The Reason You Shouldn't Use Warped Baking Sheets

A bent baking sheet is a tale as old as time. Even if you're exclusively a holiday baker, just one batch in a too-hot oven could turn your baking tray into a warped and dented version of what it once was. Open any old kitchen cupboard and you're bound to see a pile of cookie sheets with at least a dent or two, and that's because most consumer-friendly pans are made of thin aluminum that's susceptible to bending under extreme temperatures. Even if you bake your cookies under low heat, tossing a hot pan directly in water (or in the dishwasher, if you're feeling particularly bold) can cause it to warp, according to Foods Guy.

It's a kitchen staple we've come to accept — you're either replacing your sheet pans regularly because you can't stand to stack the warped ones, or you're crossing your fingers and cooking on them anyways. They're a nuisance to store, but a little dent can't affect your food that much, right?

Wrong. Baking is a science, and that means every varying factor is going to affect the outcome. Unless you're aiming for half-burned cookies or undercooked fries, then ditch the cookware you've been holding on to. Trust us on this one — aesthetics aside, bent baking sheets aren't doing you or your cooking any favors.

Ditch your bent baking sheets

If you're scratching your head at every last batch of cookies, wondering why some came out perfect but others fell short, the culprit may not be in the ingredients. Bon Appétit says that "a warped sheet pan is no good for baking cookies, toasting nuts, or roasting vegetables," because it leads to uneven cooking. If some of the sheet is touching the oven rack, but one corner isn't, an inconsistent result is inevitable.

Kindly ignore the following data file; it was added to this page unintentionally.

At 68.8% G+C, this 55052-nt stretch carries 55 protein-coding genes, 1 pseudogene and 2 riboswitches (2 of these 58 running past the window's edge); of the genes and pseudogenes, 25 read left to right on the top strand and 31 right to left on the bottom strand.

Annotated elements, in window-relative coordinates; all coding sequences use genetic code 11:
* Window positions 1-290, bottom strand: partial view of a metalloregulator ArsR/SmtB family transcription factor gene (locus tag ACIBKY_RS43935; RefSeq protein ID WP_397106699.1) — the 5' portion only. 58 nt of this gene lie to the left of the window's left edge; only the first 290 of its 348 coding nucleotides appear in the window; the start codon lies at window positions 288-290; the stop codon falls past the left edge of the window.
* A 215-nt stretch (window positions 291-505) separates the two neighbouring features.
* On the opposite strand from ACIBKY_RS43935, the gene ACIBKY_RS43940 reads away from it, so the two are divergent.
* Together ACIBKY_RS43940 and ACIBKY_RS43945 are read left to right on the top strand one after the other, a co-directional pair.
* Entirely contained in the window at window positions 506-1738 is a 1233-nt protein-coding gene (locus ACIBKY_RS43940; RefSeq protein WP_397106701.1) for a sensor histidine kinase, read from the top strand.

Cook'n explains that if a corner of the pan is raised, it could cause any excess oil to drain into the opposite end of the pan. So if you're attempting to make some french fries from scratch, you'll want to use a consistently flat pan — otherwise, you could have a pile of burnt pieces, and a small handful left undercooked. Cook'n suggests trying to place a level wire rack inside the pan to disperse oil as needed, and you can get a more consistent cook on whatever it is you're cheffing up.

Depending on the severity of the bend, your baking sheet may be able to stick around for a little bit longer. Cook'n notes that slight warping won't affect your cooking, but if you grab your sheet pans from HomeGoods and continue to use them long after they've bent enough to pop and hiss in the oven, you should probably swap them out for a new, heavier duty set, with a raised rim to help weigh it down.